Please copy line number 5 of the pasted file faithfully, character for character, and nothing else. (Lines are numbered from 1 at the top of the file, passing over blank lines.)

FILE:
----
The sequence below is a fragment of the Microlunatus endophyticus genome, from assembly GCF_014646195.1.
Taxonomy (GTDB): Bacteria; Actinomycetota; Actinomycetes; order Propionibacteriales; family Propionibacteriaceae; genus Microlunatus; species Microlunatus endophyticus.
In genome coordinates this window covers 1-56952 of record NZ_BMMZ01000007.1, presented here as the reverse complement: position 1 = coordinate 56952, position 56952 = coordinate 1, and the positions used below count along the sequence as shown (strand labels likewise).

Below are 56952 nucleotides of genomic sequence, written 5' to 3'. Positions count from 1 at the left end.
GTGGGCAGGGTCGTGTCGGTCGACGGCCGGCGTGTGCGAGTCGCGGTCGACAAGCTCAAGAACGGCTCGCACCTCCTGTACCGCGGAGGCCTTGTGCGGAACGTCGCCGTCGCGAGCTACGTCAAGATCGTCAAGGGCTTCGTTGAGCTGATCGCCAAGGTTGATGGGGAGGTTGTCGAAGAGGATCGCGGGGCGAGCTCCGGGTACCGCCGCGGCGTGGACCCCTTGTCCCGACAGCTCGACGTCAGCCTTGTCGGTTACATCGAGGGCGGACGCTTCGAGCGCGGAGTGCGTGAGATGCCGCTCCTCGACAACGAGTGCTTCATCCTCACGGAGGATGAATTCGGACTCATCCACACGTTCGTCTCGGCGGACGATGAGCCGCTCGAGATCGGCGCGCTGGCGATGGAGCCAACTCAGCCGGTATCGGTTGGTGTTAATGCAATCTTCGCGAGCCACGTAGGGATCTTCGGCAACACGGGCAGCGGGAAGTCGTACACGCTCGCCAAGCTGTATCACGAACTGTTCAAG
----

GTGGGCAGGGTCGTGTCGGTCGACGGCCGGCGTGTGCGAGTCGCGGTCGACAAGCTCAAGAACGGCTCGCACCTCCTGTACCGCGGAGGCCTTGTGCGGAACGTCGCCGTCGCGAGCTACGTCAAGATCGTCAAGGGCTTCGTTGAGCTGATCGCCAAGGTTGATGGGGAGGTTGTCGAAGAGGATCGCGGGGCGAGCTCCGGGTACCGCCGCGGCGTGGACCCCTTGTCCCGACAGCTCGACGTCAGCCTTGTCGGTTACATCGAGGGCGGACGCTTCGAGCGCGGAGTGCGTGAGATGCCGCTCCTCGACAACGAGTGCTTCATCCTCACGGAGGATGAATTCGGACTCATCCACACGTTCGTCTCGGCGGACGATGAGCCGCTCGAGATCGGCGCGCTGGCGATGGAGCCAACTCAGCCGGTATCGGTTGGTGTTAATGCAATCTTCGCGAGCCACGTAGGGATCTTCGGCAACACGGGCAGCGGGAAGTCGTACACGCTCGCCAAGCTGTATCACGAACTGTTCAAG